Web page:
Turns Out TikTok Has Alarming Access To Your Phone – Lifehacker Australia | Hot Mobile Press

Love it or hate it, TikTok is here to stay. In fact, a recent estimate by research firm Higher Visibility predicts that by 2025 there will be nearly 2.6 billion daily users – 106 times Australia’s population. This is based on the simple math that eight new users join TikTok every second.

But with that scary news out of the way, it’s time to discuss the next one: that using TikTok on your phone grants access to your personal information.

A new analysis by Australian cybersecurity firm Internet 2.0 has revealed that TikTok is requesting almost full access to a phone’s contents while using the app. This data includes calendars, contact lists and photos.

Internet 2.0 co-founder and co-CEO Robert Potter explained to ABC News that he and his team disassembled the app’s source code to assess exactly how it would work on a phone.

“When we did that, we saw that the level of permissions the phone was requesting was significantly more than what they publicly said,” Potter told the ABC. “When the app is used, it can scan the entire hard drive, access the contact lists and see any other apps that have been installed on the device.”

Potter posits that these permissions are “significantly more” than what a social media site needs access to.

While research has talked about TikTok “harvesting” data, Potter said that because Internet 2.0 could only see parts of how the app worked, Internet 2.0 couldn’t see exactly what was being retrieved.

“All we can say is that TikTok gives itself permission to retrieve this data,” he clarified.

He said when Internet 2.0 addressed this issue on TikTok, they didn’t realize what exactly they were using these permissions for, but they are there and it’s alarming.

The thing is, users give the app permission to do so, but they are basically forced to do so in order to be able to use the app. It’s also not entirely clear what terms you’re signing up for (something the ACCC is investigating more widely).

In September 2020, as TikTok became a household name, the company told an Australian Senate committee that personal data collected from Australian users would be stored on servers in the United States and Singapore.

“We have tight controls over security and data access… TikTok has never shared Australian user data with the Chinese government or censored Australian content at their request,” the company told the committee as part of its investigation into foreign social media interference.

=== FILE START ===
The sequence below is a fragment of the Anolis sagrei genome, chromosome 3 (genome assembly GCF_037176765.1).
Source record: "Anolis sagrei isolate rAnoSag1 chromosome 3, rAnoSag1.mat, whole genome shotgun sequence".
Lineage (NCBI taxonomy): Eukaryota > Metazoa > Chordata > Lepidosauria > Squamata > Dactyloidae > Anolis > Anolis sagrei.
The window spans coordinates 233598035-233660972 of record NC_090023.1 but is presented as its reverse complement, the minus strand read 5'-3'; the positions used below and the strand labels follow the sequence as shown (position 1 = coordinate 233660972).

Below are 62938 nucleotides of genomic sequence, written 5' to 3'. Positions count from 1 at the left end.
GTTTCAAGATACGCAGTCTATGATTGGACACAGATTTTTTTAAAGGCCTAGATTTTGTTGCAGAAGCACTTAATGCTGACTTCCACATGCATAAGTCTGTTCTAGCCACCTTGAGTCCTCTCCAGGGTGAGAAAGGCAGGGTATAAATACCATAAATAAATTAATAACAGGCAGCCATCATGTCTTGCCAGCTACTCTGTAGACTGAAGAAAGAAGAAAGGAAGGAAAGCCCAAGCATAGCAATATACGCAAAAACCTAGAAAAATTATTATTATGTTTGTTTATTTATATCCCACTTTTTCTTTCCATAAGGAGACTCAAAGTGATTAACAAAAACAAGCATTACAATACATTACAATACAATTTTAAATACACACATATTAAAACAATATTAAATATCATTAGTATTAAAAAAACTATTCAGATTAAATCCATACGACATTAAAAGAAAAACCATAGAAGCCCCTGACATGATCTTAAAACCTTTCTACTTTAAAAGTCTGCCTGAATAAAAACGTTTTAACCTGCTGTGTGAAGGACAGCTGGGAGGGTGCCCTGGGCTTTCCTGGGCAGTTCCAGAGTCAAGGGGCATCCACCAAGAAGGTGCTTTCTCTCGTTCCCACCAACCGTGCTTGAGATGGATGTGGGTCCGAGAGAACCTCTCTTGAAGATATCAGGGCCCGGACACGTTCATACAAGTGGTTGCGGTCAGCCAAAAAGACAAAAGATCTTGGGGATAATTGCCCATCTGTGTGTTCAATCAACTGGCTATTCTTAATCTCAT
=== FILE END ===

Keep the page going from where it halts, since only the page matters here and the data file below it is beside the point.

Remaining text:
But Potter said his company’s investigation into TikTok also looked at how the app communicates with the rest of TikTok’s infrastructure.

“On closer inspection, we saw that it connects to servers around the world, including in China,” he said.

TikTok stood by its claim, and Potter said it’s not clear what exactly is being sent to China, just that “the phone is connecting to servers in China on a regular basis.”

Potter said Internet 2.0 threw over a dozen cybersecurity products at the app and each time saw the app connect to servers in China.

“Most of the access and device data collection is not required for the TikTok application to function properly,” the report concludes. “The application can and does run successfully without this data being collected.

“This leads us to believe that the only reason this information was collected is for data collection.”

In response, TikTok told Gizmodo Australia that its app is not unique in the amount of information it collects. In fact, it has been claimed to be less than many popular mobile apps.

“In accordance with industry practices, we collect information that users voluntarily provide to us and information that helps the app function, work securely, and improve user experience,” a TikTok spokesperson added to the phone access claims added.

The spokesperson also reiterated that TikTok user data is stored in Singapore and the US, and that the company is “clearly and vocally” using access controls such as encryption and security monitoring to protect user data, with the access approval process overseen by a US-based security team.

“The IP address is in Singapore, network traffic does not leave the region, and it is categorically wrong to imply there is communication with China,” TikTok said.

“The researcher’s conclusions reveal fundamental misconceptions about how mobile apps work, and they say they don’t have the proper testing environment to validate their unsubstantiated claims.”

This article has been updated to include comments from TikTok since it was first published.

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